1. And now I saw the readme actually even mentioned Blinka, though only with ftdi. I try not to buy ftdi chips, and the mcp2221a is much cheaper anyway, just a couple bucks direct from Adafruit for the breakout board. Probably the coolest trick I’ve seen is being able to graph data live from the board in Jupyter. The mcp2221a did have one quirk of dealing with the scd30 but that’s been worked around (it doesn’t like the weird states even the sensor gets reset).

      Apparently the mcp2221 is just a pic with custom firmware factory loaded. I’ve definitely mistaken it for the similar-sized qt Py board I often have nearby, and it seemed plausible they were internally similar, though I suppose it makes sense microchip would use a pic preferably to a samd21. (Just like how my atmel ice apparently uses an avr32 chip, using what they’re most familiar with, they’ve had pic longer than they’ve owned Atmel) I’ve looked into firmata a few times but could never find enough info on it to actually use it for anything useful.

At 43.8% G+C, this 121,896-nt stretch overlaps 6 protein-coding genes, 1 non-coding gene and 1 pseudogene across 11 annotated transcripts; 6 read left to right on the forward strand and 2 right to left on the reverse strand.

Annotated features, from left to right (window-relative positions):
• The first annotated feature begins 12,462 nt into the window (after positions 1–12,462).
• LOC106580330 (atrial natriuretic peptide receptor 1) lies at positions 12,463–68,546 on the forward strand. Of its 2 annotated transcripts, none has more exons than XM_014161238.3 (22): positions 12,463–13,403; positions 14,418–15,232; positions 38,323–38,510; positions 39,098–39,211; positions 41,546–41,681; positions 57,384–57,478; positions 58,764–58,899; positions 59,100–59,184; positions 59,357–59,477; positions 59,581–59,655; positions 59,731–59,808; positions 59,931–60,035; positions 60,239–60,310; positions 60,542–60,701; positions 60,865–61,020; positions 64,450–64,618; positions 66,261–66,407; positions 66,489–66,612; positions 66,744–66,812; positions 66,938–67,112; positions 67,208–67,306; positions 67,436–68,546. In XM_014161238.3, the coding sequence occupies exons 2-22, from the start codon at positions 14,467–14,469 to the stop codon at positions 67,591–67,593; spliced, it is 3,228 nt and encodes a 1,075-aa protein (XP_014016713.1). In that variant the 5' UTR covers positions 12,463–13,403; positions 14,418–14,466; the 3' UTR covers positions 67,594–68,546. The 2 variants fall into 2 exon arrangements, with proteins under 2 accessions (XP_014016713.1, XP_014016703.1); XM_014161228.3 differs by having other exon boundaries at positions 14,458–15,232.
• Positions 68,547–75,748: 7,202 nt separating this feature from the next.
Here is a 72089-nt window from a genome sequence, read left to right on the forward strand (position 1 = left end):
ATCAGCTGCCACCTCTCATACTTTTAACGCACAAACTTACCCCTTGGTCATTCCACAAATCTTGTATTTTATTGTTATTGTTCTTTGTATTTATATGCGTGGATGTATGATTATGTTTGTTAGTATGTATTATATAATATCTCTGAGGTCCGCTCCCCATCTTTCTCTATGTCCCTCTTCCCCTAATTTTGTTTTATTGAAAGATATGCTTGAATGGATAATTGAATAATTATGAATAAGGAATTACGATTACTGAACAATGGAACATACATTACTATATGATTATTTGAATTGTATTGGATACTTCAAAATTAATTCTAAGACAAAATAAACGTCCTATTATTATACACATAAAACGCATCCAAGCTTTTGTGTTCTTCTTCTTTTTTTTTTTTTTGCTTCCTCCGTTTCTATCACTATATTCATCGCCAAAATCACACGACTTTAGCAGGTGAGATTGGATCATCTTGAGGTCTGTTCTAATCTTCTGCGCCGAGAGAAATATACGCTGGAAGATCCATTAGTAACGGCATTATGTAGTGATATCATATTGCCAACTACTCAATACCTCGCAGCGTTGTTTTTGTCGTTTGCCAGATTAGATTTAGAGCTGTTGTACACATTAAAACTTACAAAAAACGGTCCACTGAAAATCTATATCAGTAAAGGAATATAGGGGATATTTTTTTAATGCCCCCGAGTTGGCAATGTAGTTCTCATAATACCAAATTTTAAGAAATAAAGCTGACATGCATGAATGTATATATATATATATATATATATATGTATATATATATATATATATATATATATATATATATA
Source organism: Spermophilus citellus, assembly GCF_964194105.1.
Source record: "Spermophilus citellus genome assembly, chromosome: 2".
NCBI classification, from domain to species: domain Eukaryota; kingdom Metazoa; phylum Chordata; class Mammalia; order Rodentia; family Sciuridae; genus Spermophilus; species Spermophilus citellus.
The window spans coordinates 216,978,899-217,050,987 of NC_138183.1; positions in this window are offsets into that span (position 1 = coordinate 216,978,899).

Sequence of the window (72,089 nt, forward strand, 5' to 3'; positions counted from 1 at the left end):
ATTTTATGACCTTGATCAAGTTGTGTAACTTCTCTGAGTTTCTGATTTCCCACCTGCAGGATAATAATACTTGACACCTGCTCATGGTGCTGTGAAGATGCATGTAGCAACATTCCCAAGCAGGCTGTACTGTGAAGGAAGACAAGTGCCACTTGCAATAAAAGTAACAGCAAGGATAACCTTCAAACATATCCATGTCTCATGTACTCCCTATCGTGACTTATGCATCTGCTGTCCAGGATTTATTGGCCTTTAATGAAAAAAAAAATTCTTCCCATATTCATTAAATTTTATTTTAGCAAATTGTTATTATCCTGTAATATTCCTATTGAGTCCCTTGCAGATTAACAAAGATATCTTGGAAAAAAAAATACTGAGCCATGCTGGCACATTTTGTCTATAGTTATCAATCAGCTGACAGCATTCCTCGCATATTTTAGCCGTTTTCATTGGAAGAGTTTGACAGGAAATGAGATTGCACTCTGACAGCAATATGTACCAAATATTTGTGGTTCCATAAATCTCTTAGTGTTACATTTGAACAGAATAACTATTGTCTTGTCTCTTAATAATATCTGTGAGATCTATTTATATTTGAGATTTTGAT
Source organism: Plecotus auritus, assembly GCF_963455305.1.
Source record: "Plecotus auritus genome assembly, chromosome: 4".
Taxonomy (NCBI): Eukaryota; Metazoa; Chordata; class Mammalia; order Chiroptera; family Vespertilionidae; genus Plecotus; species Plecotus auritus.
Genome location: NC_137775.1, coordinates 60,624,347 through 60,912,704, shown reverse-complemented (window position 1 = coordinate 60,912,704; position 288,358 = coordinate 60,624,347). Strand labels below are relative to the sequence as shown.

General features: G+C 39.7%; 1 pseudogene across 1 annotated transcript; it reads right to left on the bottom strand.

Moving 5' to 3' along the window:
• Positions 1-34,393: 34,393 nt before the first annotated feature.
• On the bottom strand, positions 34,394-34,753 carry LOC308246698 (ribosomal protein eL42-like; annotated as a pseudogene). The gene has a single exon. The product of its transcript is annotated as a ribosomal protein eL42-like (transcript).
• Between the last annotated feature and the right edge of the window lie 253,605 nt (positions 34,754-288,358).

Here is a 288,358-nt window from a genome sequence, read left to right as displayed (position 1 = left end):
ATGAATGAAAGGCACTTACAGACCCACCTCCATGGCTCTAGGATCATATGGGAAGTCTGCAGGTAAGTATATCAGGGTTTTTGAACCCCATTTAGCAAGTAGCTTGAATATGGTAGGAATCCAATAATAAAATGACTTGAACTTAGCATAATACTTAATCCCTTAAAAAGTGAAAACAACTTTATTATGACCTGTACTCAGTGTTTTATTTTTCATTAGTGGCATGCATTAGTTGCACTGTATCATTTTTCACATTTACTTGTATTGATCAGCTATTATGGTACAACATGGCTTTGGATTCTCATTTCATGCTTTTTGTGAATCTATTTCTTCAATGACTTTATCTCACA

Very cool work.

  2. Geez. My nephew, as a pre-teen, did this over 10 years ago using a Teensy 2. I am not certain, but think that he used firmata. He later used a Teensy 3.2 + bus pirate + buffered I/O + GPIB (IEEE488) to make a ‘universal’ bridge for the lab where he was working at the time.

    Search it. Bazillions of people have been doing this for bazillions of years. Regurgitation.

    1. Agree. Also dozens of break-outs and other designs like this for Arduino or Blue Pill have been produced over the last 12 years. The Kickstarter ones flop. The other ones form the various companies also flop unless the company built a whole ecosystem and pours tones of engineering and software into support and seminars and tours and repos and — it flops.

      Maybe the magic touch of government support and subsidized engineering talent and waiting till everyone else has tried will make it work for RPi. Maybe some firm education purchase contracts will help.